Infectious Diseases

The Section Infectious Diseases is a relatively new unit, within the Institute of Health Sciences/Faculty of Earth and Life Sciences. Our research focuses on the epidemiology of parasitic diseases, with a main line of research being the interaction of helminth diseases with nutrition. Secondary lines of research are related to infectious disease and child growth. Ongoing field research takes place in Cuba and Guatemala with additional collaborations in South Africa, India and Uganda.

In Cuba, we aim to shed more light on the complex interaction of atopic diseases and helminth infection by means of clinical-epidemiological studies in schoolchildren from urban and rural municipalities with different endemicities for helminths. Since 2003, two groups of children have been followed up to determine the geographical and epidemiological association between helminthic infections and atopic diseases and to examine the effect of anthelminthic treatment and reinfection on (changes in) atopy. For the collection of data on allergic symptoms and helminth infections different standard methods are used and compared. Also, different intervention strategies for helminth control are tested and evaluated. Since 2006 the project has been extended with a nutritional component to examine helminth-nutrition interactions in relation to atopy (in collaboration with the INHA, Havana). For this, baseline studies have been performed in 2009. Data are currently being analysed and reported on. For this project we collaborate intensively with the Institute of Tropical Medicine of Antwerp (Belgium) and the National Institute for Hygiene, Epidemiology and Microbiology (INHEM) in Havana, Cuba.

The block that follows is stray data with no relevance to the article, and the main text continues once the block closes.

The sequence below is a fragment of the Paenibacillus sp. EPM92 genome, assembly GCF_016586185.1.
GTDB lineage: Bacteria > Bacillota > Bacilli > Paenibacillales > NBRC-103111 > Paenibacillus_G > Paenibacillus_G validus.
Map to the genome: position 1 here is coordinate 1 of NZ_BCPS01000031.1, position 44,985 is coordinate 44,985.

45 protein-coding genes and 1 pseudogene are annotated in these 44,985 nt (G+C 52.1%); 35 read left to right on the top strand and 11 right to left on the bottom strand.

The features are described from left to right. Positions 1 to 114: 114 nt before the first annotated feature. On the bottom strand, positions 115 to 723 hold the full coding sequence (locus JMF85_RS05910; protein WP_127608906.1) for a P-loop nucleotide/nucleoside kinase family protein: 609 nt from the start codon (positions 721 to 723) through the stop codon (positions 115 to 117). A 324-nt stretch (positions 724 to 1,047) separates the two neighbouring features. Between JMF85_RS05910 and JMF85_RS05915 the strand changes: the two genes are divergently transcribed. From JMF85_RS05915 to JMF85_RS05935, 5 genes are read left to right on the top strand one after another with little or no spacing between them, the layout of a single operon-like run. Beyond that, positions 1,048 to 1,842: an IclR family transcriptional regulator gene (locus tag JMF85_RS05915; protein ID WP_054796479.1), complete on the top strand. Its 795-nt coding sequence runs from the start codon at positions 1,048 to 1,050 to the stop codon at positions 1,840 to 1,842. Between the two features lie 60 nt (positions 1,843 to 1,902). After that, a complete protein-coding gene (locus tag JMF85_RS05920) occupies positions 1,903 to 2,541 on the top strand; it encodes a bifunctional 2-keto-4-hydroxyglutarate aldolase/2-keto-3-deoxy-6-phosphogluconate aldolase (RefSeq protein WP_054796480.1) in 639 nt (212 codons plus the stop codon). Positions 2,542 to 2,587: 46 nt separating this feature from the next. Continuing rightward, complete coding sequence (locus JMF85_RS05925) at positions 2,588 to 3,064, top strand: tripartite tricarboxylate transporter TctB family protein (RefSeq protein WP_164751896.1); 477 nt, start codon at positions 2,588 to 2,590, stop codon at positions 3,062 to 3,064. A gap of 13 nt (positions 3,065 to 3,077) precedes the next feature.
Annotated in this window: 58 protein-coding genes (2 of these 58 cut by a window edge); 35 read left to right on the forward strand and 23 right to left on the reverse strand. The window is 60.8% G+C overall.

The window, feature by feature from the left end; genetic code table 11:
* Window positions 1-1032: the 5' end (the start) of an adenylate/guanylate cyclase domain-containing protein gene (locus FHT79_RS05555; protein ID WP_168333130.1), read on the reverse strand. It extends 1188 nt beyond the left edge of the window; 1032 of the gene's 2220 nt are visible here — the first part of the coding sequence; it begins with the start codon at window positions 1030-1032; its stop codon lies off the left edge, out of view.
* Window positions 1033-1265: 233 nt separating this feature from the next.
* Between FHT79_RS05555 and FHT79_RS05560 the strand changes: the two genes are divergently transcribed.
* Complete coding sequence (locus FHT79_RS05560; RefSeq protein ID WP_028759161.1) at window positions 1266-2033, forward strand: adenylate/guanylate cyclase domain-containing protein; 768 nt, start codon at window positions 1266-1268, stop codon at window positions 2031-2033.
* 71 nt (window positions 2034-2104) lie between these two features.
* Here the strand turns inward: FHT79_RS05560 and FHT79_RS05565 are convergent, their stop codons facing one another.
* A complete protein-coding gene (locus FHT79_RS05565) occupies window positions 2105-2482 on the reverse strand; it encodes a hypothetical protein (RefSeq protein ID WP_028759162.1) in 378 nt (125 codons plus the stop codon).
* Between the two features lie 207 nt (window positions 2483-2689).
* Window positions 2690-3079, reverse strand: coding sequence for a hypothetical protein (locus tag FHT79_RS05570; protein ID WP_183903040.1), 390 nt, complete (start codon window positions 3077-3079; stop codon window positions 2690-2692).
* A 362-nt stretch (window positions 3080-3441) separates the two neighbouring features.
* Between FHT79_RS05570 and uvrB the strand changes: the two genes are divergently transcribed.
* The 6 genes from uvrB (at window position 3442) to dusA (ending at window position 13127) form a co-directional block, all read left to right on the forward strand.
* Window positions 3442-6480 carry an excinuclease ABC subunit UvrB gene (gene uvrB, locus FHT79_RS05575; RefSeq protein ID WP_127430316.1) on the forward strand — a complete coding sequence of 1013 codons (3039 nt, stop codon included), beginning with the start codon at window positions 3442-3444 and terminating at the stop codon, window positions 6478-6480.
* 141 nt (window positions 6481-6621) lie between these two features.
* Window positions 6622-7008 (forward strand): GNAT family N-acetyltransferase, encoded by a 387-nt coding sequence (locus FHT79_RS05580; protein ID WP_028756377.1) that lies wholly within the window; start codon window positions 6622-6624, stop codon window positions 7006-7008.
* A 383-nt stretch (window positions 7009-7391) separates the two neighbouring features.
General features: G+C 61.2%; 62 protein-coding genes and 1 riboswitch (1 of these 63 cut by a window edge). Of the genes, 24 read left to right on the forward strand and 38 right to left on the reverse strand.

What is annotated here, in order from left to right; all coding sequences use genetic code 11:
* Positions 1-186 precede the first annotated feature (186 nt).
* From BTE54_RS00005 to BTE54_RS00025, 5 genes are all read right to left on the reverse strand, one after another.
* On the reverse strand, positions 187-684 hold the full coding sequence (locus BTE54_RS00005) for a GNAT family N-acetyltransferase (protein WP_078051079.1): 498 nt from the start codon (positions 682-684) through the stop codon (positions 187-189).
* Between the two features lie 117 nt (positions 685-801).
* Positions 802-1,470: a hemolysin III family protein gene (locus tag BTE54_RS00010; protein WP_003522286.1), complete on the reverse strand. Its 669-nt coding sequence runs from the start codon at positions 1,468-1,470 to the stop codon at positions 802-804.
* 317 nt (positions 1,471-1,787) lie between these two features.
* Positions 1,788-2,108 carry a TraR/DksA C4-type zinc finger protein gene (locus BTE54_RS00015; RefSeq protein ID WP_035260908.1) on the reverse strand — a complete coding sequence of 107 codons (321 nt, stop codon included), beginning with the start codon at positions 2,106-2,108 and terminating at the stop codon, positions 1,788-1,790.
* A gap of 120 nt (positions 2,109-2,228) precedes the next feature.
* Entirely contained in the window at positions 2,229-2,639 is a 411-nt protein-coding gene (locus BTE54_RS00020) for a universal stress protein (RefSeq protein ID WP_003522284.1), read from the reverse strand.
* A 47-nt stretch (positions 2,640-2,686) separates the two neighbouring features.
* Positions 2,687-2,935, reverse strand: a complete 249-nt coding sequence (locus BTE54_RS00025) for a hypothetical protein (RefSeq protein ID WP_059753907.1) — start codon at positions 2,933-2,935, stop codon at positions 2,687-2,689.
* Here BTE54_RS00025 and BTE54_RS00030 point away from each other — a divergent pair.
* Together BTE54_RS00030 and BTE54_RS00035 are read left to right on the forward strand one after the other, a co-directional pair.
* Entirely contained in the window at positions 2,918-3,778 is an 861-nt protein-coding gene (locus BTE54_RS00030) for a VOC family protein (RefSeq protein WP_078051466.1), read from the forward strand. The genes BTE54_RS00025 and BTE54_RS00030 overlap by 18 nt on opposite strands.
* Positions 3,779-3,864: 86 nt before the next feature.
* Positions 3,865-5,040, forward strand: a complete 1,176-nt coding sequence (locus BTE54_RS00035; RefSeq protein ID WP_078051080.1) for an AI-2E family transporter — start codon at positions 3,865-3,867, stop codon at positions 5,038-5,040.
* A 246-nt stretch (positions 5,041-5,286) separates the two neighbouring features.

In Guatemala, we participate in research combining qualitative and quantitative methods. The aim of the study is to identify early child feeding practices associated with diarrheal infection. The qualitative research will be used to develop intervention strategies to promote infant feeding practices to reduce risk of child infection and improve child nutrition. This research is a collaboration with The Center for Studies of Sensory Impairment, Aging and Metabolism (CeSSIAM) in Guatemala. 

In South Africa we collaborate with researchers from North West University working in a context of a high prevalence of HIV. In this context, research relates to the issues of HIV in relation to obesity prevention, body composition, child growth and nutrition related chronic disease. In addition, researchers from the section of infectious disease have collaborations with the World Health Organization, the World Food Program, International Life Sciences Institute (ILSI) Europe and non-governmental organizations (NGO’s) in India and Uganda.